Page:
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What to do with holiday plants

A poinsettia

Does your Christmas cactus never bloom? Wondering what to do with a poinsettia after Christmas?

Here are some tips from PennState Extension:

Plants that are easy to flower again

Christmas cactus

It requires cooler temperatures and needs to be watered less often in the fall for buds to develop. Once flower buds have formed, temperature and watering should be increased. After the plant stops blooming, keep it in a cool, sunny location out of direct light.

In summer, put it outside in light shade and leave it there as long as possible into the fall to promote new shoots. If you need to bring the plant inside before outdoor temperatures decrease in the fall, leave it in a cool, light area in the basement.

Place it in a bright location as soon as buds are noticeable.

If buds start to drop, it could be because: (1) the plant may need repotting; (2) the amount of light may be too low; or (3) the temperature may be too high. The Christmas cactus doesn’t flower well above 70ºF.


These plants are sensitive to sudden changes in temperature, improper watering, and low light. It will take a lot of care for them to remain in good condition for a long period of time.

Place plants in a warm, sunny window, water often to keep the potting mix from drying out completely, and mist the leaves frequently. Temperatures below 55° or above 75ºF aren’t good for the poinsettia. Poinsettias also require an application of a complete soluble fertilizer to keep them in top condition.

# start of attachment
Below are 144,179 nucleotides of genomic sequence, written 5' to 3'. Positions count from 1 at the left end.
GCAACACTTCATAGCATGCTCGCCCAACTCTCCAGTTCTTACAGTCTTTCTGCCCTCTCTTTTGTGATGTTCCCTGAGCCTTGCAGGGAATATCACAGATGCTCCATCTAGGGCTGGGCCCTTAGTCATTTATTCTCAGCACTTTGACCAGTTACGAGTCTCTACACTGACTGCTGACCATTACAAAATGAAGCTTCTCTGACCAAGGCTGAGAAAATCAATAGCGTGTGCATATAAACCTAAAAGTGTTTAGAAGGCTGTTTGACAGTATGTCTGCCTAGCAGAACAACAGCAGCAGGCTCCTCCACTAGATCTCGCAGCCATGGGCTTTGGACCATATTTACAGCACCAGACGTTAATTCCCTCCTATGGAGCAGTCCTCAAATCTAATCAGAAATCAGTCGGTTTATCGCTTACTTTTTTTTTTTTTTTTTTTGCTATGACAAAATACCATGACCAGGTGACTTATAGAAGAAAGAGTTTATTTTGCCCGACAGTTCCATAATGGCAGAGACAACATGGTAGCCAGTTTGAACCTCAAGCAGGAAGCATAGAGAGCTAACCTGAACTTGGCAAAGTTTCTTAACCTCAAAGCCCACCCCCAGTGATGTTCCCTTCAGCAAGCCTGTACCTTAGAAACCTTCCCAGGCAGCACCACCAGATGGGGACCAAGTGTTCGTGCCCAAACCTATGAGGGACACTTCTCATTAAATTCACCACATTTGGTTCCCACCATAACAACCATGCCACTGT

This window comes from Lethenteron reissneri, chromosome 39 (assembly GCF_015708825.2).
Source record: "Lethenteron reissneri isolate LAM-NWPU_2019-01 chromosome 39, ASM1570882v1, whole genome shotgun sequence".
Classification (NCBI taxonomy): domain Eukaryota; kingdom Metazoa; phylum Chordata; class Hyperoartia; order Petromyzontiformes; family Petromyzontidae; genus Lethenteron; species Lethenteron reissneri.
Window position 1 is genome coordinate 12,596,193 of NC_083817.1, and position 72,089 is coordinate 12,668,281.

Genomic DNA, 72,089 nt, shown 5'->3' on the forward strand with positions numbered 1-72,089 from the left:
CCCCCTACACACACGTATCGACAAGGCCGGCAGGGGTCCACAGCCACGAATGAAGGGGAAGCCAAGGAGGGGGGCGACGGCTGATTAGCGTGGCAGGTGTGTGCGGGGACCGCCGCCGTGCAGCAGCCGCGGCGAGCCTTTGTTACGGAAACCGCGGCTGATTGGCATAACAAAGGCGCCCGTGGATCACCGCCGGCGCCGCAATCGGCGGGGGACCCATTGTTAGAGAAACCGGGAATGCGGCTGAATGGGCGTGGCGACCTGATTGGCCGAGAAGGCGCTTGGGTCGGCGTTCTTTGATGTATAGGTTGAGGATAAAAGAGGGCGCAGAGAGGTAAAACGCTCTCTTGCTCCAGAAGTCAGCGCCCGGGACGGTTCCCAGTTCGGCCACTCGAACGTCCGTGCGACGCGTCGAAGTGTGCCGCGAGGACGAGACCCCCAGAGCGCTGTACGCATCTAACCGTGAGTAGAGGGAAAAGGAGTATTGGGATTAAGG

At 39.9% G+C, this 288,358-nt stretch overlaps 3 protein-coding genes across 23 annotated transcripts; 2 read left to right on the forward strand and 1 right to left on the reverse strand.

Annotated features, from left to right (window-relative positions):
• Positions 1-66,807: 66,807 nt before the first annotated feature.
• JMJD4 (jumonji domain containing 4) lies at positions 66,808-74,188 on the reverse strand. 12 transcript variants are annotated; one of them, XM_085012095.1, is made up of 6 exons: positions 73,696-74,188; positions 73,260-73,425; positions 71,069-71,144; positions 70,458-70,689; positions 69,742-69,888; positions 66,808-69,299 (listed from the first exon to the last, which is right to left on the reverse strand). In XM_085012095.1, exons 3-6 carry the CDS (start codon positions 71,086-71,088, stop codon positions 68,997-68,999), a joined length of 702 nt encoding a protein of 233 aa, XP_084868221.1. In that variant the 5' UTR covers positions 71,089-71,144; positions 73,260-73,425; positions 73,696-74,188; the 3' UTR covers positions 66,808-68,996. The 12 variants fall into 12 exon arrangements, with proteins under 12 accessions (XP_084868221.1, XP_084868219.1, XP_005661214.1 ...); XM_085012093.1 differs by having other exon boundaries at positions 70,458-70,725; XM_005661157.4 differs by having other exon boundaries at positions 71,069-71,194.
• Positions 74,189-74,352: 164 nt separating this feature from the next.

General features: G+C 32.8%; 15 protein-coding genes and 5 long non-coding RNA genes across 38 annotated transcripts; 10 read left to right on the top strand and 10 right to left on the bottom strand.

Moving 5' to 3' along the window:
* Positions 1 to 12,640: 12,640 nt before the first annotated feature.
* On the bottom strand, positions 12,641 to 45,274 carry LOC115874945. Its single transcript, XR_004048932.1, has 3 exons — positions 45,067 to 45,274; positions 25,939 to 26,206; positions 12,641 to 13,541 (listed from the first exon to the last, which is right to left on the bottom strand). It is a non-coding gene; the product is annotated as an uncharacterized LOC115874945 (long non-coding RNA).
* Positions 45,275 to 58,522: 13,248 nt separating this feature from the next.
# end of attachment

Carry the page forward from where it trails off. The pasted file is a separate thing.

After the plant is done flowering and its leaves have fallen, prune it back to 3 to 5 inches. Then, store it in a cool, 55 to 59º, well ventilated place until May and water less frequently. However, don’t let it dry out in storage.

Repot the poinsettia, move it to a warmer location in the home, and increase watering. When night temperatures are above 60ºF, move it outside into light shade. Pinch back each shoot once during the summer to get a well-shaped plant.

When night temperatures begin to cool in late August, bring the plant inside to a warm, sunny window. Day temperatures should be between 70 and 75º and night temperatures should be no higher than 60 to 62º. The plant should be fertilized every 7 to 10 days with a solution made by dissolving ½ teaspoon of a complete soluble fertilizer such as 15-15-15 in a quart of warm water.

Plants to be discarded after they flower

Many plants that should be kept for only one blooming season are available during the holidays. They’re either annuals or they can’t adapt to growing conditions in the home.

Jerusalem cherry and Christmas pepper are offered for sale when the fruit is ripe. To make them last as long as possible, keep them in a night temperature of 55ºF and place them in full sun during the day. Don’t let the potting mix dry out. Misting the leaves and fruit every morning can prevent fruit drop.

Primrose, calceolaria, and cineraria should have the same conditions in the home.

Buy plants that have open flowers and buds. To get full color in the buds as they develop, the plant need to be in full sun and have plenty of water. A cool temperature of 50ºF at night is also preferred. Keep the faded flowers picked off. Since these plants are annuals, they should be discarded after blooming.

The Christmas begonia will last for several months if it’s purchased with a large number of buds. The best location for it in the home is a cool, sunny window, avoiding temperatures above 70ºF. If the plant gets dry, the life of the flowers will be shortened.

This plant is almost impossible to grow in the home; so, it should be treated as an annual and discarded when it’s done blooming.

Copyright 2015, Rita R. Robison, Consumer Specialist


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